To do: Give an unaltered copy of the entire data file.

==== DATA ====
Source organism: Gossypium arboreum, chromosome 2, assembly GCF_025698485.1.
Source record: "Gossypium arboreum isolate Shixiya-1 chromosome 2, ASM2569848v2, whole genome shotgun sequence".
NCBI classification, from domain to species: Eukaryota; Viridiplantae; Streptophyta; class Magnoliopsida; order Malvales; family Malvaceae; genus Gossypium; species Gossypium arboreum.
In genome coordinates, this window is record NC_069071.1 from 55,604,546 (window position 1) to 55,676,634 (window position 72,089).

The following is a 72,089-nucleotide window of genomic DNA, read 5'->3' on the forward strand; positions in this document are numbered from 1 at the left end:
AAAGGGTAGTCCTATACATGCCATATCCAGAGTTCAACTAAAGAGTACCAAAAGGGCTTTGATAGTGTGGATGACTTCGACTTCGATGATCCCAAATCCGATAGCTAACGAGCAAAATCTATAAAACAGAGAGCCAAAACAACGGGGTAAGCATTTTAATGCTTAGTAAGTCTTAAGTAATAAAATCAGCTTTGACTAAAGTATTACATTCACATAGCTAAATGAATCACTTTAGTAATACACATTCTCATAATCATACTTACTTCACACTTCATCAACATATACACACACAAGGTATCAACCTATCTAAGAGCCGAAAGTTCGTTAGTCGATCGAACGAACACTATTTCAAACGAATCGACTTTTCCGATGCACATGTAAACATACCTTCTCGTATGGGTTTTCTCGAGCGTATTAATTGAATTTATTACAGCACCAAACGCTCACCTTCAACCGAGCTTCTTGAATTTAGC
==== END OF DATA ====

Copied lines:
Source organism: Gossypium arboreum, chromosome 2, assembly GCF_025698485.1.
Source record: "Gossypium arboreum isolate Shixiya-1 chromosome 2, ASM2569848v2, whole genome shotgun sequence".
NCBI classification, from domain to species: Eukaryota; Viridiplantae; Streptophyta; class Magnoliopsida; order Malvales; family Malvaceae; genus Gossypium; species Gossypium arboreum.
In genome coordinates, this window is record NC_069071.1 from 55,604,546 (window position 1) to 55,676,634 (window position 72,089).

The following is a 72,089-nucleotide window of genomic DNA, read 5'->3' on the forward strand; positions in this document are numbered from 1 at the left end:
AAAGGGTAGTCCTATACATGCCATATCCAGAGTTCAACTAAAGAGTACCAAAAGGGCTTTGATAGTGTGGATGACTTCGACTTCGATGATCCCAAATCCGATAGCTAACGAGCAAAATCTATAAAACAGAGAGCCAAAACAACGGGGTAAGCATTTTAATGCTTAGTAAGTCTTAAGTAATAAAATCAGCTTTGACTAAAGTATTACATTCACATAGCTAAATGAATCACTTTAGTAATACACATTCTCATAATCATACTTACTTCACACTTCATCAACATATACACACACAAGGTATCAACCTATCTAAGAGCCGAAAGTTCGTTAGTCGATCGAACGAACACTATTTCAAACGAATCGACTTTTCCGATGCACATGTAAACATACCTTCTCGTATGGGTTTTCTCGAGCGTATTAATTGAATTTATTACAGCACCAAACGCTCACCTTCAACCGAGCTTCTTGAATTTAGC